Torticollis in a newborn

February 8, 2011 by
Filed under: Case of the month, Cases, Spinewave Bulletin, Symptoms 

After 4 specific adjustments to Baby Brooke’s atlas, her head was on straight.

It’s good to start out looking life square in the eye.

Super Cute Baby Brooke was born with acquired torticollis, which means twisted neck. Acquired because it was brought about through the birthing process – a completely “normal” birth. But normal births can be quite traumatic with much strain placed on the fragile upper neck.

At 3 months of age (photo), her head looked like this for weeks and the usual response to parents with paediatric problems is, “they’ll grow out of it”.

Two years ago I met a father whose child had the same problem, but they were convinced by doctors to go the surgical route – even though the parents instinctively felt this was wrong – and the child’s sternocleidomastoid (SCM) muscle was severed to release the head (the big muscle running from behind your ear down to the front of your chest, used for turning the head). Because the SCM muscle has intimate connections with immune function and lymph glands, the child became repetitively ill for 2 or 3 years thereafter.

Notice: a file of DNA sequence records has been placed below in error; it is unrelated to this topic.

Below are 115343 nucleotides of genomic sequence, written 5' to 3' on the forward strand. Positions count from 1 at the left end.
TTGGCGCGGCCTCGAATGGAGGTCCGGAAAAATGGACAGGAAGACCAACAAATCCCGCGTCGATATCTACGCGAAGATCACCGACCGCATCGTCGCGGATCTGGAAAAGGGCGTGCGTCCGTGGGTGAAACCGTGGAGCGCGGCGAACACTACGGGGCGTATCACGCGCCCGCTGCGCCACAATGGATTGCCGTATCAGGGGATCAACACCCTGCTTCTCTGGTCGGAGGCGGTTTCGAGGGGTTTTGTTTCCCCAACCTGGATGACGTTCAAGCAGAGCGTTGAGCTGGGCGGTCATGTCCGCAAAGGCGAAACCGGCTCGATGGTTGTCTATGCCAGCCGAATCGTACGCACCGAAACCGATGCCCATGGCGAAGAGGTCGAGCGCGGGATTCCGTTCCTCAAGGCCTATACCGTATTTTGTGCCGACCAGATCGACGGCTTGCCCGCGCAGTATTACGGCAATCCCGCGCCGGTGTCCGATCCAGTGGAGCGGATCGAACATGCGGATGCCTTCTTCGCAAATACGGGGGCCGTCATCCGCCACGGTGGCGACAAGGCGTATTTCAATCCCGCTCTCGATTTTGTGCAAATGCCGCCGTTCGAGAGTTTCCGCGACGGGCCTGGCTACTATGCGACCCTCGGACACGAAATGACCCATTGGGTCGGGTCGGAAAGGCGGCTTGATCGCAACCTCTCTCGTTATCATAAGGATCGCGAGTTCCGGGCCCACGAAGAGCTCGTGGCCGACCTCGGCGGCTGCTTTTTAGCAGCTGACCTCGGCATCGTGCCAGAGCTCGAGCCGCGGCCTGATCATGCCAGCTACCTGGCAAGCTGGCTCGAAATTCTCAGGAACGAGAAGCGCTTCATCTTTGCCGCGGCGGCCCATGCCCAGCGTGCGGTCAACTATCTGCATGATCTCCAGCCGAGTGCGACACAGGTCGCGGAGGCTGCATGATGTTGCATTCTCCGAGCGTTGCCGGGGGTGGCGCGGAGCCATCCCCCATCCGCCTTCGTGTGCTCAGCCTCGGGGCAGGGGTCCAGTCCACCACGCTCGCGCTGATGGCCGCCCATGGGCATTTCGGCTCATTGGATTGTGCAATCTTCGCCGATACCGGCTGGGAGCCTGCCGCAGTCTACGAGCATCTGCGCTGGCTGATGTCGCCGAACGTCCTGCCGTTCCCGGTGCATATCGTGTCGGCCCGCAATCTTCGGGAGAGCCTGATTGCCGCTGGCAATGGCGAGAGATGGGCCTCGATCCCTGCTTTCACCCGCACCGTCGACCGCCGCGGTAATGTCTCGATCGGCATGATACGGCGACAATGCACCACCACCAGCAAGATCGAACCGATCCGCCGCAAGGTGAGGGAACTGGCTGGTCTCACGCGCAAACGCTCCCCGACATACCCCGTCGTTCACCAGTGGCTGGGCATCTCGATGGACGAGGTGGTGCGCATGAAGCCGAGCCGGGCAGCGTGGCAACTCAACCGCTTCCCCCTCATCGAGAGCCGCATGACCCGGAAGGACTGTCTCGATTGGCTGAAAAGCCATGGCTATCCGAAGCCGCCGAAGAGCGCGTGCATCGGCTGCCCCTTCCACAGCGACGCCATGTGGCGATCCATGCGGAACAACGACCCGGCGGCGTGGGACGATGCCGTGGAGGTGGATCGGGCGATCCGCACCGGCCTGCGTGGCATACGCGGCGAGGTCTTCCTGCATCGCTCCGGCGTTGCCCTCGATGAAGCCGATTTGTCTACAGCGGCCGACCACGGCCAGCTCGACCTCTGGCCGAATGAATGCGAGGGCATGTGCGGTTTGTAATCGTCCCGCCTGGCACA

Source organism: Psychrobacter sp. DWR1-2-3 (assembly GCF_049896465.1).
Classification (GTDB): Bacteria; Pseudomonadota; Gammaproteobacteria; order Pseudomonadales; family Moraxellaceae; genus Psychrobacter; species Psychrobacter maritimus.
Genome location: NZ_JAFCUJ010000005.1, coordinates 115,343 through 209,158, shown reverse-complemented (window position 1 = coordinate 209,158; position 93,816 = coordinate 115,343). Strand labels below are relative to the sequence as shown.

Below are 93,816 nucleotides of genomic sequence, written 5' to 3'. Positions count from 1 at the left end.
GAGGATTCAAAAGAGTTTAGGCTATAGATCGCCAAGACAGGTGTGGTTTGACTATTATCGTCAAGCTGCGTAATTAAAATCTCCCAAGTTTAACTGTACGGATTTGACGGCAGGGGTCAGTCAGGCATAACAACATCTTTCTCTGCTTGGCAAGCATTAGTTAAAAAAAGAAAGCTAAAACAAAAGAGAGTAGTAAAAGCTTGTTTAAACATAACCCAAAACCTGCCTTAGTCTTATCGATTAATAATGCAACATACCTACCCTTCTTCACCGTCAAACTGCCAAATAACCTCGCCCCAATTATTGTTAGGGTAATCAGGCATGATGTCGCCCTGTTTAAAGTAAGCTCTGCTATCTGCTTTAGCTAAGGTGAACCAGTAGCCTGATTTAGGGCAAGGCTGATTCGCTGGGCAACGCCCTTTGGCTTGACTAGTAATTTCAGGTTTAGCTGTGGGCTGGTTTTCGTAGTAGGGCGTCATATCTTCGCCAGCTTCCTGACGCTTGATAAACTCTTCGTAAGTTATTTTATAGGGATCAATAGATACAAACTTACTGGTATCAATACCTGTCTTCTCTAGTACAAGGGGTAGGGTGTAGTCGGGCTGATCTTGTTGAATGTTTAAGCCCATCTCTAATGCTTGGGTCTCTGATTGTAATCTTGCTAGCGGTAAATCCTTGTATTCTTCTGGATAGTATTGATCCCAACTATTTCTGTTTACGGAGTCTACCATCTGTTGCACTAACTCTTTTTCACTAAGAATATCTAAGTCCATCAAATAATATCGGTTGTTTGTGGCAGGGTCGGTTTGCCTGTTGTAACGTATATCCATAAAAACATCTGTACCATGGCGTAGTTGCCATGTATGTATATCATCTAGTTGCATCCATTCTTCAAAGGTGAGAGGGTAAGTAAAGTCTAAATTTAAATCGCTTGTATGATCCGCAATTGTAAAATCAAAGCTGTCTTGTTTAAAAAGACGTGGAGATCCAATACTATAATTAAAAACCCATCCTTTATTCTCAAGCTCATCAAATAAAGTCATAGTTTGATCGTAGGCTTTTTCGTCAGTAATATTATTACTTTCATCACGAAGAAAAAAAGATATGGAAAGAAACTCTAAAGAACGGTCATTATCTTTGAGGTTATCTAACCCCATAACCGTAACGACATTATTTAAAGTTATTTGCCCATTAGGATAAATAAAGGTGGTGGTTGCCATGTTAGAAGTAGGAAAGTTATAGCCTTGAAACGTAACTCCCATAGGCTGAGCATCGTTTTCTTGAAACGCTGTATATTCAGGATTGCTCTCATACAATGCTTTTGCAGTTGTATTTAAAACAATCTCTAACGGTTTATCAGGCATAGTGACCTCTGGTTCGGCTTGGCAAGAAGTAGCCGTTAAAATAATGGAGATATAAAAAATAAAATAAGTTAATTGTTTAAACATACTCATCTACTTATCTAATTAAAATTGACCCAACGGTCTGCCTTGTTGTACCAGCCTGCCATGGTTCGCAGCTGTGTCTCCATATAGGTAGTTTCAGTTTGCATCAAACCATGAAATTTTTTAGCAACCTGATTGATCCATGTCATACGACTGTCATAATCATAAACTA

The top two cervical vertebrae (top two bones) are unique in their development to the rest of the spine.

C1, or atlas, only turns into hard bone completely at age 7. C2, or axis, finishes ossifying between the ages of 6 and 12. Up until these ages in development, the vertebrae are like shark cartilage: pliable and adapting to outside forces that the growing child endures. These forces can start from birth when going through the birth canal or when being pulled from the womb by Caesarean section, forceps or ventouse. Then there are the usual bumps and falls as the child learns to crawl, walk and play. The neck takes a lot of strain and this starts altering the shape and orientation of the child’s upper cervical spine.

For optimal spine and brain development, it’s a good idea to get their neck checked.

In children younger than 8 years, maximum mobility occurs between C1 and C3. This is due to hypermobility of the immature, developing spine, ligamentous laxity, shallow-angled developing joints, a relatively heavy head and weak neck muscles. All of which makes the brainstem, spinal cord and nervous system susceptible to disturbance. Nervous system disturbance can possibly result in problems such as torticollis or wry neck, constipation, colic, problematic breast feeding, grumpiness, ear infections, bedwetting or poor sleep patterns.

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